Is Croatia's anxiety about the Istanbul Convention over?

Croatian conservative groups did their best to discredit the Istanbul Convention and prevent its ratification. But these efforts were in vain -- the Convention was being implemented in Croatia as of October 1. 

Lidija Pisker
Lidija Pisker NewsMavens, Balkans
Is Croatia's anxiety about the Istanbul Convention over? - NewsMavens
Women. Pexels

Why this story matters:

Men are not entering women's toilets, there is no gay propaganda in schools and parents are still being called "mom" and "dad".

Every nightmare scenario anticipated by the conservatives once the Istanbul Declaration came into effect is, of course, nonsense. 

What should be happening in Croatia is the transfer of all the Convention's regulations defining violence against women and the protection domestic violence victims into actual legislation. If it will happen remains to be seen. Neighboring countries have all ratified the Convention but few have progressed significantly in its implementation. 

Hopefully, Croatia can set a good example. 

Details from the story:

  • The ratification of the Istanbul Convention in Croatia was strongly opposed by conservative groups, who claimed the document is a threat to "traditional family values" which imposes the so-called "gender ideology." Some of the objectors were closely related to the Catholic Church in Croatia. 
  • The Istanbul Convention takes a gender perspective in its attempt to address the issues of violence against women and domestic violence. It differentiates "sex" (biological characteristics) and "gender" (socially constructed roles attributed to men or women), which has been widely interpreted as allowing children to "choose their own sex" and "third gender" becoming a new legally recognized category. 
  • A citizens' initiative called "The Truth about the Istanbul Convention" argued that a referendum was needed so that Croatians can have their say on the adoption of the Istanbul Convention.
  • The campaign against the Istanbul Convention reached its peak during anti-ratification protests held this spring in Croatia. On March 24 this year, over 5,000 Croatians marched against the forthcoming ratification of the document in the capital city of Zagreb. They argued the ratification paves a road to legalizing gay marriage and promoting homosexuality in Croatian schools. 
  • Croatia signed the Istanbul Convention in January 2013 but failed to ratify it until  April 13, 2018. Its implementation started on October 1, 2018.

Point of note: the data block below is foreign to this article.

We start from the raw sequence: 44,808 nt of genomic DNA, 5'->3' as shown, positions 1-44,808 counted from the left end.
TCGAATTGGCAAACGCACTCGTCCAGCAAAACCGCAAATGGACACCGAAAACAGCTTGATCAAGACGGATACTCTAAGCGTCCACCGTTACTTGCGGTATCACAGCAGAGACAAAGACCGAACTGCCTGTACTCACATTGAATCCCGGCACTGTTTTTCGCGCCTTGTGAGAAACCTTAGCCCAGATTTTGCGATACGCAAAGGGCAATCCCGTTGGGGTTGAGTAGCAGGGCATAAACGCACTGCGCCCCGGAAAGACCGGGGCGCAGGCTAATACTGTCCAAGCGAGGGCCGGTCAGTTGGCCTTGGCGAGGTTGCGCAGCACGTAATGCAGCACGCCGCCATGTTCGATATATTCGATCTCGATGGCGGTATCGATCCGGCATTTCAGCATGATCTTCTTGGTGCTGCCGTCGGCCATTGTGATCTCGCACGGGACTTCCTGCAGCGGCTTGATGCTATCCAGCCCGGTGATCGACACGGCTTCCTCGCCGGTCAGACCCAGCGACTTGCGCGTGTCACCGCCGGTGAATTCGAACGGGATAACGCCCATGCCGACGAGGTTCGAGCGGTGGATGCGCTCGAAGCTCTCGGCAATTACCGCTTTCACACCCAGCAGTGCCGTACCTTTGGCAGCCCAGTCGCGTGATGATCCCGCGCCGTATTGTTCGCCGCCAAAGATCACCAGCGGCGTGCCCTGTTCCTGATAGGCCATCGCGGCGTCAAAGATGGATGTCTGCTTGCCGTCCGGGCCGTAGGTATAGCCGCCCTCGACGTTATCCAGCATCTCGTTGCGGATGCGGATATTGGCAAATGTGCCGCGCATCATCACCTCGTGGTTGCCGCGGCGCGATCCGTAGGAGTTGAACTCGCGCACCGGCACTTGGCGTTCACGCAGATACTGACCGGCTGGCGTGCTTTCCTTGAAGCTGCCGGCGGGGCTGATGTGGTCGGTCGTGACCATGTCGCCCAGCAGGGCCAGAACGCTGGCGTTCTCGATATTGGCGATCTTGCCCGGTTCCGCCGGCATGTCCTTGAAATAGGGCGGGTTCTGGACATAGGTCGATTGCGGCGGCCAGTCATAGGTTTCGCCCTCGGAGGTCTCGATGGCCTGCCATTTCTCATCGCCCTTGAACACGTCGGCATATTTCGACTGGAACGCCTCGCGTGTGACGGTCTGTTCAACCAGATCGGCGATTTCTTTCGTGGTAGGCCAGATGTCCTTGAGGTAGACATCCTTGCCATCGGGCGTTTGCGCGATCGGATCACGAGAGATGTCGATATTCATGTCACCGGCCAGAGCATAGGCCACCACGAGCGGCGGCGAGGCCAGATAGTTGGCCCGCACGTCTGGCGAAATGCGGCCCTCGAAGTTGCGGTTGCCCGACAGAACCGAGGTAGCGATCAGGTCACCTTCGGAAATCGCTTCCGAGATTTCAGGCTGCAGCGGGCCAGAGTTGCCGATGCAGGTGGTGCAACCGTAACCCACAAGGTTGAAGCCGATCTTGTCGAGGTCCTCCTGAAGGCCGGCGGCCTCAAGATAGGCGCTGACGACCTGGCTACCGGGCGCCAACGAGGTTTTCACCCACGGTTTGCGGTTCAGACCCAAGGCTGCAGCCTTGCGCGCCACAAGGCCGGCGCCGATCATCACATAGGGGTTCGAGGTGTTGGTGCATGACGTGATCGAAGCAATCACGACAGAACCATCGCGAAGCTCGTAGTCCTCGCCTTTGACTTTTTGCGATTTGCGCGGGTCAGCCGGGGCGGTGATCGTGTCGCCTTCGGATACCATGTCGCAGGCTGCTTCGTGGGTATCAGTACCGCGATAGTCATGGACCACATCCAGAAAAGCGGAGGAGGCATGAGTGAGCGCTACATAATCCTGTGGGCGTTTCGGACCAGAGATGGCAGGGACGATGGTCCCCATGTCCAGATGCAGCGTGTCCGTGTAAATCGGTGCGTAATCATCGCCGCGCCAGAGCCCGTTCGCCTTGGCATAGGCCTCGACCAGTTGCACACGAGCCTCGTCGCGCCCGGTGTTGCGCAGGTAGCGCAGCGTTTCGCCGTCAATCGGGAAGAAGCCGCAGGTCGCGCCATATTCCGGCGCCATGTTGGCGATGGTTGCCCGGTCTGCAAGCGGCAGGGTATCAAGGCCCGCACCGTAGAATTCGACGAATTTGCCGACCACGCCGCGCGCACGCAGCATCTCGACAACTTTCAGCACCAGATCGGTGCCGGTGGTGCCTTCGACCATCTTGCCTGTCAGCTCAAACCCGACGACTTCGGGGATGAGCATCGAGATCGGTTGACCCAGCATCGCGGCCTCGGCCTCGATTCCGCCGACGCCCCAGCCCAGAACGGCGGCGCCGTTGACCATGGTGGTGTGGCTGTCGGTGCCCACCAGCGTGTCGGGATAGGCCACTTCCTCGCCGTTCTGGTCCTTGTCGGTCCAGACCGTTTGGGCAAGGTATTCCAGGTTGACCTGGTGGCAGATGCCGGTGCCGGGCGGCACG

inbox_large_illu Created with Sketch.
Tired of the news media’s prevailing male perspective? We are too.

Get our newsletters composed exclusively by female journalists from all over Europe.

WITH FINANCIAL SUPPORT FROM:
SUPPORTED BY:

Project #Femfacts co-financed by European Commission Directorate-General for Communications Networks, Content and Technology as part of the Pilot Project – Media Literacy For All

The information and views set out on this website are those of the author(s) and do not necessarily reflect the official opinion of the European Union. Neither the European Union institutions and bodies nor any person acting on their behalf may be held responsible for the use which may be made of the information contained therein.

STRATEGIC PARTNERS:
NewsMavens
NewsMavens is a media start-up within Gazeta Wyborcza, Poland's largest liberal broadsheet published by Agora S.A. NewsMavens is currently financed by Gazeta Wyborcza and Google DNI Fund.
Is something happening in your country that Newsmavens should cover?
CORE TEAM
Zuzanna Ziomecka
Zuzanna Ziomecka EDITOR IN CHIEF
Lea Berriault-Jauvin
Lea Berriault Managing Editor
Jessica Sirotin
Jessica Sirotin EDITOR
Ada Petriczko
Ada Petriczko EDITOR
Gazeta Wyborcza, Agora SA Czerska 8/10 00-732, Warsaw Poland
The e-mail addresses provided above are not intended for recruitment purposes. Messages concerning recruitment will be deleted immediately. Your personal data provided as part of your correspondence with Zuzanna,Lea, Jessica and Ada will be processed for the purpose of resolving the issue you contacted us about. The data provided in your email is controlled by Agora S.A. with its registered office in Warsaw Czerska 8/10 Street (00-732). You can find more information about the processing and protection of your personal data at https://newsmavens.com/transparency-policy
System.Threading.Tasks.Task`1[System.Threading.Tasks.VoidTaskResult];